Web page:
2 Samuel 10:3-4. Hath not David sent to search the city? — Nothing is so well meant, but it maybe ill interpreted; and is wont to be so by men who love none but themselves. And shaved off the one half of their beards, and cut off their garments in the middle — He must not only have been very credulous, but of a bad and hasty temper; otherwise he would have dismissed them civilly, how much soever his courtiers suspected them; or have kept them in an honourable custody till the truth had been discovered. But this was the highest disgrace he could put upon them. For the wearing of long beards and long garments was then, as it is still, the fashion of the East, where they were deemed badges of honour; and consequently the cutting off and curtailing of either was regarded as the greatest indignity; nay, in some places, the cutting off the beard was not only looked upon as a matter of the highest reproach, but also of the severest punishment. So it was anciently among the Indians, as we learn from Nicholas Damascenus, mentioned by Stobæus, who says, that the king commanded the greatest offenders to be shaven, as the greatest punishment he could inflict upon them. And so it is at this day among the Persians. And it was one of the most infamous punishments of cowardice in Sparta, that they who turned their backs in the day of battle were obliged to appear abroad with one half of their beards shaved, and the other unshaved. There were two reasons which caused the eastern people of old, as they cause them at present, to look upon the beard as venerable: 1st, They considered it as a natural ornament, designed to distinguish men from women. 2d, It was the mark of a free man, in opposition to slaves. So that, in every view, the indignity offered by Hanun to the ambassadors of David was capital, and, it seems, the greatest he could have done them. It was a violation of the law of nature, of hospitality, and the right of nations. Insult and contumely were added to the disgrace; half the beard was cut off to make them look ridiculous, and half the robe to make their figures at once more contemptible and indecent. — Delaney, Bishop Patrick, and Plut. in Agesilao.10:1-5 Nahash had been an enemy to Israel, yet had showed kindness to David. David therefore resolves gratefully to return it. If a Pharisee gives alms in pride, though God will not reward it, yet he that receives the alms ought to return thanks for it. Those who bear ill-will to their neighbours, are resolved not to believe that their neighbours bear any good-will to them. There is nothing so well meant, but it may be ill interpreted, and is wont to be so, by men who love nobody but themselves. The best men must not think it strange if they are thus misrepresented. Charity thinketh no evil. According to the usages of those days and countries, Hanun treated David's ambassadors in the most contemptuous manner. David showed much concern for his servants. Let us learn not to lay unjust reproaches to heart; they will wear off, and turn only to the shame of those who utter or do them; while the reputation wrongfully hurt in a little time grows again, as these beards did. God will bring forth thy righteousness as the light, therefore wait patiently for him, Ps 37:6,7.The princes ... - Compare Rehoboam's advisers 1 Kings 12:10-11. It is not improbable that David's severe treatment of Moab 2 Samuel 8:2 was in part the cause of the fear of the Ammonites that a similar treatment was in store for themselves. 3. the princes of the children of Ammon said unto Hanun—Their suspicion was not warranted either by any overt act or by any cherished design of David: it must have originated in their knowledge of the denunciations of God's law against them (De 23:3-6), and of David's policy in steadfastly adhering to it. To observe where the city is weakest, and may soonest be taken. The ground of this suspicion was, partly, the conscience of their ill deserts and carriage towards the Israelites, whose quarrel David had espoused; partly, the opinion they had of David’s policy; and partly, the severity of God’s law, particularly against them, Deu 23:6, which might easily come to their ears. And they knew David was a zealous asserter of God’s laws. And the princes of the children of Ammon said to Hanun their lord,.... His nobles and prime ministers, the courtiers that were about him:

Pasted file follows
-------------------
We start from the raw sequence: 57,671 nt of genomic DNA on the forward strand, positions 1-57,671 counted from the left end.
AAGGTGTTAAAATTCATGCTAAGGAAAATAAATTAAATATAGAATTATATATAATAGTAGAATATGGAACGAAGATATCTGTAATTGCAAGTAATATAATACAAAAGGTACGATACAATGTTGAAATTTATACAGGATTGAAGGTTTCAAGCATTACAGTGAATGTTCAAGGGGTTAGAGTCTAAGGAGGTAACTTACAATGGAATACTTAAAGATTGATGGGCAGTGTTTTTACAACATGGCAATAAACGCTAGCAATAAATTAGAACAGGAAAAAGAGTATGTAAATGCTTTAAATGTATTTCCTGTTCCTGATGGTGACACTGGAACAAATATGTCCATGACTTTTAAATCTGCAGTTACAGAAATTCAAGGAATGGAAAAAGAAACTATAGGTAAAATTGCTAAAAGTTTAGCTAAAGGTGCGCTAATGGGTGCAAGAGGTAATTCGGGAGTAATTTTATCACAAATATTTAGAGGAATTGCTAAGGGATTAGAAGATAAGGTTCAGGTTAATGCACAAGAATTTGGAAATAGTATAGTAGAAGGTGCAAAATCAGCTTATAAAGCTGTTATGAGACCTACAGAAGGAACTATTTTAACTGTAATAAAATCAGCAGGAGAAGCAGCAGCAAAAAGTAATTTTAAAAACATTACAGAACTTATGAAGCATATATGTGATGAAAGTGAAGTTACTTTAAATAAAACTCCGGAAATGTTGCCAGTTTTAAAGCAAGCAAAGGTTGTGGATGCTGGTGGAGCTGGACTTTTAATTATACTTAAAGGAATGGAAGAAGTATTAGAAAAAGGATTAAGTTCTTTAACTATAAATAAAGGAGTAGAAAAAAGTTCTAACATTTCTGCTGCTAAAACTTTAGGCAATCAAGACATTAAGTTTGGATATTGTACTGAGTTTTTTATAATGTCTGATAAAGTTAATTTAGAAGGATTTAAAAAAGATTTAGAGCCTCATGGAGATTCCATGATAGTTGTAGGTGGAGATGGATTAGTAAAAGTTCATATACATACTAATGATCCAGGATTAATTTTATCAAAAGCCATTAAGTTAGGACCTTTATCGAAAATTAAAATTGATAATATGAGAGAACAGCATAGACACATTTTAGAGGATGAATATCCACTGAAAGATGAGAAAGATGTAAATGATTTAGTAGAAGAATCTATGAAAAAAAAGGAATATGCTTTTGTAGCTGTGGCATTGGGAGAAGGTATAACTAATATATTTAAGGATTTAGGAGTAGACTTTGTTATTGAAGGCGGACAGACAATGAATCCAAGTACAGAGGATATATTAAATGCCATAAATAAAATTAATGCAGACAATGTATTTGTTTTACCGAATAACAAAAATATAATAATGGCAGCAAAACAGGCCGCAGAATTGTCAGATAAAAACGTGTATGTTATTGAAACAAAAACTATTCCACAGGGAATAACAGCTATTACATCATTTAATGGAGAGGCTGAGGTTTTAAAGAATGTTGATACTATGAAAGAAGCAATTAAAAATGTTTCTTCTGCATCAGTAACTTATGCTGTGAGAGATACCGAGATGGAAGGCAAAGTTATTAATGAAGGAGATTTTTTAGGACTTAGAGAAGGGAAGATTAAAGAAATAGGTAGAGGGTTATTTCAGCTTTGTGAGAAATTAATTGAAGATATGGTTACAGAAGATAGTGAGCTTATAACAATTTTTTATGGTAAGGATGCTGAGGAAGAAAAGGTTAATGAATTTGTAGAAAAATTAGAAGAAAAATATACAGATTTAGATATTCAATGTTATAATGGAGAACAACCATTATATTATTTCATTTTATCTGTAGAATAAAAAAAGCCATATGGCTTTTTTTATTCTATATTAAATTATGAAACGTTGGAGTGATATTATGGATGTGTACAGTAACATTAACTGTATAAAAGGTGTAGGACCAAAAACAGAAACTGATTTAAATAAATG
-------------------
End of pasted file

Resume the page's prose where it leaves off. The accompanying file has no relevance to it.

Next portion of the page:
thinkest thou that David doth honour thy father, that he hath sent comforters unto thee? could he imagine that David was sincere, and that he really meant to do honour to the memory of his father, and comfort him under the loss of him, by sending his ambassadors to him on such an errand? there was no reason, they thought, to believe this, since an Israelite was forbidden to seek their peace and prosperity, or ask of it, nor might Ammonite enter into their congregation unto the tenth generation, Deuteronomy 23:3; and indeed some have thought that David did not do a right thing in sending this embassy, and was justly requited; but it is certain he acted according to the laws of friendship, and was cordial and sincere in what he did, though these courtiers of Hanun put an ill construction on his conduct, their minds being filled with enmity against the Israelites: